Crimes of Honor: When Gender Inequality Takes It as Far as Losing Lives

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In Egypt, crimes of honor, along with female circumcision and incestuous rape, are appalling results of the male-dominated culture we live in. The fact that a man’s honor is judged according to his wife’s or sister’s or mother’s choices is an issue we still suffer from.

The United Nations estimates that more than 5,000 honor crimes take place around the world every year. Honor crimes are those that involve violence committed by family members (mostly male) who aim to protect the reputation of their family. In Egypt, crimes against women usually occur when they suspect her of violating the “social norms of sexuality” or transgression of the limits of “social behavior imposed by traditions”.

A UN report in 2005 revealed that the causes of violence against women in Egypt were honor crimes (42%), leaving the house without the husband’s approval (7.5%) or wives asking for divorce (3%). The types of violence committed, according to a UN Human Rights Council report, were murder (76%), attempted murder (5%), battering (18%), kidnapping (2.5%) and the rest were miscellaneous crimes such as burning of property or accusation of insanity. Some victims are buried alive, shot, stoned, stabbed or strangled to death.

An Egyptian report showed that the perpetrators of violence were 75% male and 25% female. The perpetrators were husbands (52%), fathers (10%), brothers (10%), mothers (4%) and the rest were sons or other relatives.

An important fact to acknowledge is that honor crimes are not an Islamic tradition nor a modern legal practice. Courts in Egypt consider them to be “normal” crimes, yet often, lenient verdicts are given in cases that deal with preserving the honor and prestige of a family.

This is a clear sign of the subjugation and oppression of Egyptian women in society and in the eyes of the law. The judges in these cases, who are male, exploit Article 17, which allows them to decrease murder sentences in special circumstances. The cases below, which are based on the activities and publications of the Centre for Egyptian Women’s Legal Assistance, show how ridiculous the use of this Article is in cases dealing with honor crimes.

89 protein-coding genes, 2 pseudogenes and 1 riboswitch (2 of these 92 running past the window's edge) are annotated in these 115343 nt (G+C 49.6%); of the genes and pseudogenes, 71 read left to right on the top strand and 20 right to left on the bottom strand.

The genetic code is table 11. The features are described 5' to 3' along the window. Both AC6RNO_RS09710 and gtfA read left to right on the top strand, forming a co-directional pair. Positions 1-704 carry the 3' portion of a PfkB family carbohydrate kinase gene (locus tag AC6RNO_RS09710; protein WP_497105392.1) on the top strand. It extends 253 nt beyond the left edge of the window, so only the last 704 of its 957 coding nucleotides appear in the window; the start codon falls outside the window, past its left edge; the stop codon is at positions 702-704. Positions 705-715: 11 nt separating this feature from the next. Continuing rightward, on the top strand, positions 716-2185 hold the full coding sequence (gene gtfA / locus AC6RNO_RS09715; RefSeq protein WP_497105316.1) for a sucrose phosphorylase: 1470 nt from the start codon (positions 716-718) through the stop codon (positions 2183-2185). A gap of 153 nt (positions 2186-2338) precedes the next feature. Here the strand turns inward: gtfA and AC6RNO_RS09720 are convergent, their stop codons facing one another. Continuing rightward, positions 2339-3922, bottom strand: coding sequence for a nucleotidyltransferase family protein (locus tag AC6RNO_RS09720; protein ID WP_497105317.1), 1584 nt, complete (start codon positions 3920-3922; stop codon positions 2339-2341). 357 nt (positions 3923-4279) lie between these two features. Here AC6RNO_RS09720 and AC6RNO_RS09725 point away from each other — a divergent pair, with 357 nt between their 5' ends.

Case #1

 

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The victim was a disabled woman with a psychiatric condition, which led her to leave home, sometimes begging for money, and destroy her house. Her father and brother could no longer tolerate her behavior, so they decided to kill her after her mother passed away.

They strangled her with a red shawl, punching and beating her until she eventually died. Though the woman had done nothing to damage the family’s reputation or violate its honor, the judge made use of Article 17 and only gave them a sentence of ten years in prison because her father and brother had felt “socially shameful” for her uncontrolled behavior.

 

 

Case #2

 

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Word spread that a woman had become pregnant through unlawful sexual intercourse. Because of this, she was kidnapped and killed with a cleaver. Her mother was also murdered because she tried to protect her daughter. Their bodies were torn to pieces and thrown into an irrigation canal.

The court sentenced the accused to just three years in prison with hard labor, which was (in their view) an appropriate sentence given the victim’s “shameful” behavior.

 

 

Case #3

 

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This woman was murdered because she married someone who was not a family relative. She married him against her family’s consent and moved to Cairo. The accused shot her when she was returning from work. In fact, the murderer had wanted to marry the girl, but she refused, which provoked him, so he decided to kill her.

Shamefully enough, when her brother found out about the case, he pardoned and excused the perpetrator. Accordingly, the court decided to make use of Article 17 and sentenced him to a mere seven years in prison, along with confiscating his weapon. The court put into consideration the “protection of values among social class in the rural areas” and the pardoning of the accused by the murdered woman’s brother.

 

 

Case #4

 

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The victim was killed by her brother, who sat on her chest and choked her to death. He then threw her body into an abandoned well. Why? Because of her supposedly bad conduct, recklessness and disobeying. She had a fight with her brother and ran away, so he caught her and killed her.

The court made use of Article 17 and sentenced him to only two years in prison with labor.

 

 

This is how disgraceful, disgusting and outrageous our society is, along with many others in the Arab world. Until when will women be held responsible for, controlled by and even killed because of men’s recklessness, violence and prejudice?

 

 

WE SAID THIS: Don’t miss The Betrayal of the Female Body in Egypt.

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